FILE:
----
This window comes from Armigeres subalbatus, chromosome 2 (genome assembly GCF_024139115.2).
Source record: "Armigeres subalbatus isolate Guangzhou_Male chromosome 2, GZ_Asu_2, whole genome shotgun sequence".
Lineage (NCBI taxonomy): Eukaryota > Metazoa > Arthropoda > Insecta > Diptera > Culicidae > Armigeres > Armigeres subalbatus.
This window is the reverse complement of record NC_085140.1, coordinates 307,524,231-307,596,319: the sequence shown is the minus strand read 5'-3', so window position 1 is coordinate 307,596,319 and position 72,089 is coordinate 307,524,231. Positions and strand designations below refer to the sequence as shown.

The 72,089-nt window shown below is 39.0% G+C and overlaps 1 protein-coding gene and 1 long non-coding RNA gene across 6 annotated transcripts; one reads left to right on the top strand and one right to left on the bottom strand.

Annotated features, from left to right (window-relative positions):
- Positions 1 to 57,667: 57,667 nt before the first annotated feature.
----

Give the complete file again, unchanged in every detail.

This window comes from Armigeres subalbatus, chromosome 2 (genome assembly GCF_024139115.2).
Source record: "Armigeres subalbatus isolate Guangzhou_Male chromosome 2, GZ_Asu_2, whole genome shotgun sequence".
Lineage (NCBI taxonomy): Eukaryota > Metazoa > Arthropoda > Insecta > Diptera > Culicidae > Armigeres > Armigeres subalbatus.
This window is the reverse complement of record NC_085140.1, coordinates 307,524,231-307,596,319: the sequence shown is the minus strand read 5'-3', so window position 1 is coordinate 307,596,319 and position 72,089 is coordinate 307,524,231. Positions and strand designations below refer to the sequence as shown.

The 72,089-nt window shown below is 39.0% G+C and overlaps 1 protein-coding gene and 1 long non-coding RNA gene across 6 annotated transcripts; one reads left to right on the top strand and one right to left on the bottom strand.

Annotated features, from left to right (window-relative positions):
- Positions 1 to 57,667: 57,667 nt before the first annotated feature.